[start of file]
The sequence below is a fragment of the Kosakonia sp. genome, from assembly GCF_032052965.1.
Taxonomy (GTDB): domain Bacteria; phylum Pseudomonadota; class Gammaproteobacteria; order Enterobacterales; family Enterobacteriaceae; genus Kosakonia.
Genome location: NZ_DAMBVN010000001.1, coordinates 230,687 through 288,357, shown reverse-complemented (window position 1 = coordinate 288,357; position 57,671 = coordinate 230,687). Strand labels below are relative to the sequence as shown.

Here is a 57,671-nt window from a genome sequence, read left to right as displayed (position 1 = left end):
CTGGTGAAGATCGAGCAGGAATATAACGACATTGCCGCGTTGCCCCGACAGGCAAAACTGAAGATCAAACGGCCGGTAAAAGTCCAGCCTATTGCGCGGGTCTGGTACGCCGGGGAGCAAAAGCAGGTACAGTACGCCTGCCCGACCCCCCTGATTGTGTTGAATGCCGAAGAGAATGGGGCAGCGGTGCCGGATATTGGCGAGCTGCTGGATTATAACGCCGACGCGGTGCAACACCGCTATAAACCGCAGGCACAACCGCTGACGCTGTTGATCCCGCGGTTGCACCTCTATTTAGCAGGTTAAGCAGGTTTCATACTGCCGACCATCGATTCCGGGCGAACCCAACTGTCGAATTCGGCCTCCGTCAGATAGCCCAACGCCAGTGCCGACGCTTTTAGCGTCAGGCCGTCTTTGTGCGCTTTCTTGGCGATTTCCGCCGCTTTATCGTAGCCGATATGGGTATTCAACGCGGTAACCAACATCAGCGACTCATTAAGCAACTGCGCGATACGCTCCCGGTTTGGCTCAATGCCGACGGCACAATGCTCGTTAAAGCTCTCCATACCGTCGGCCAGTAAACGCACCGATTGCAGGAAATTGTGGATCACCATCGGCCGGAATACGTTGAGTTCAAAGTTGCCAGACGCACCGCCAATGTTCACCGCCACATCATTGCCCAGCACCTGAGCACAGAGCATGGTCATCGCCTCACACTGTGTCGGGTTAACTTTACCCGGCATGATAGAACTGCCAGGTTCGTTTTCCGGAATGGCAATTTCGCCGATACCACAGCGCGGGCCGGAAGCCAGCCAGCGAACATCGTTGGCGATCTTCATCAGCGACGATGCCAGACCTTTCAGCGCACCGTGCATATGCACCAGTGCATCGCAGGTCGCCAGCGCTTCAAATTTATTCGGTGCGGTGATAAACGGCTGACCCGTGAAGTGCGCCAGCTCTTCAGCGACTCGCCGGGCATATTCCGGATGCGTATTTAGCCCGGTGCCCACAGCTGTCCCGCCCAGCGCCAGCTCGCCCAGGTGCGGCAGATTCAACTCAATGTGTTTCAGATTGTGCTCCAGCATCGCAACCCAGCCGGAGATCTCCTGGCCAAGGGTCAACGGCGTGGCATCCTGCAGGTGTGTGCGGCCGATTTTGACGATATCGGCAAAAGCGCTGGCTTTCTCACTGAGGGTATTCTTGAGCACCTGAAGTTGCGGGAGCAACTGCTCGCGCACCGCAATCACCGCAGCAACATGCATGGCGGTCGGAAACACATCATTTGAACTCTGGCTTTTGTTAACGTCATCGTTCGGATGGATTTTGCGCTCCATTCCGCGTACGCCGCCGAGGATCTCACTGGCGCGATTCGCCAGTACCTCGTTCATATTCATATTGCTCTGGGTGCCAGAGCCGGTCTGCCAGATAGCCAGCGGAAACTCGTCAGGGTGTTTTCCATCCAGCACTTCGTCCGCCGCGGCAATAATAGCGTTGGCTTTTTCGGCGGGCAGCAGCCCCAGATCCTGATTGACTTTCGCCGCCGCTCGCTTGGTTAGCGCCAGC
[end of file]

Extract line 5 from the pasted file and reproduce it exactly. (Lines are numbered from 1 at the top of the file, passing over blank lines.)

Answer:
CTGGTGAAGATCGAGCAGGAATATAACGACATTGCCGCGTTGCCCCGACAGGCAAAACTGAAGATCAAACGGCCGGTAAAAGTCCAGCCTATTGCGCGGGTCTGGTACGCCGGGGAGCAAAAGCAGGTACAGTACGCCTGCCCGACCCCCCTGATTGTGTTGAATGCCGAAGAGAATGGGGCAGCGGTGCCGGATATTGGCGAGCTGCTGGATTATAACGCCGACGCGGTGCAACACCGCTATAAACCGCAGGCACAACCGCTGACGCTGTTGATCCCGCGGTTGCACCTCTATTTAGCAGGTTAAGCAGGTTTCATACTGCCGACCATCGATTCCGGGCGAACCCAACTGTCGAATTCGGCCTCCGTCAGATAGCCCAACGCCAGTGCCGACGCTTTTAGCGTCAGGCCGTCTTTGTGCGCTTTCTTGGCGATTTCCGCCGCTTTATCGTAGCCGATATGGGTATTCAACGCGGTAACCAACATCAGCGACTCATTAAGCAACTGCGCGATACGCTCCCGGTTTGGCTCAATGCCGACGGCACAATGCTCGTTAAAGCTCTCCATACCGTCGGCCAGTAAACGCACCGATTGCAGGAAATTGTGGATCACCATCGGCCGGAATACGTTGAGTTCAAAGTTGCCAGACGCACCGCCAATGTTCACCGCCACATCATTGCCCAGCACCTGAGCACAGAGCATGGTCATCGCCTCACACTGTGTCGGGTTAACTTTACCCGGCATGATAGAACTGCCAGGTTCGTTTTCCGGAATGGCAATTTCGCCGATACCACAGCGCGGGCCGGAAGCCAGCCAGCGAACATCGTTGGCGATCTTCATCAGCGACGATGCCAGACCTTTCAGCGCACCGTGCATATGCACCAGTGCATCGCAGGTCGCCAGCGCTTCAAATTTATTCGGTGCGGTGATAAACGGCTGACCCGTGAAGTGCGCCAGCTCTTCAGCGACTCGCCGGGCATATTCCGGATGCGTATTTAGCCCGGTGCCCACAGCTGTCCCGCCCAGCGCCAGCTCGCCCAGGTGCGGCAGATTCAACTCAATGTGTTTCAGATTGTGCTCCAGCATCGCAACCCAGCCGGAGATCTCCTGGCCAAGGGTCAACGGCGTGGCATCCTGCAGGTGTGTGCGGCCGATTTTGACGATATCGGCAAAAGCGCTGGCTTTCTCACTGAGGGTATTCTTGAGCACCTGAAGTTGCGGGAGCAACTGCTCGCGCACCGCAATCACCGCAGCAACATGCATGGCGGTCGGAAACACATCATTTGAACTCTGGCTTTTGTTAACGTCATCGTTCGGATGGATTTTGCGCTCCATTCCGCGTACGCCGCCGAGGATCTCACTGGCGCGATTCGCCAGTACCTCGTTCATATTCATATTGCTCTGGGTGCCAGAGCCGGTCTGCCAGATAGCCAGCGGAAACTCGTCAGGGTGTTTTCCATCCAGCACTTCGTCCGCCGCGGCAATAATAGCGTTGGCTTTTTCGGCGGGCAGCAGCCCCAGATCCTGATTGACTTTCGCCGCCGCTCGCTTGGTTAGCGCCAGC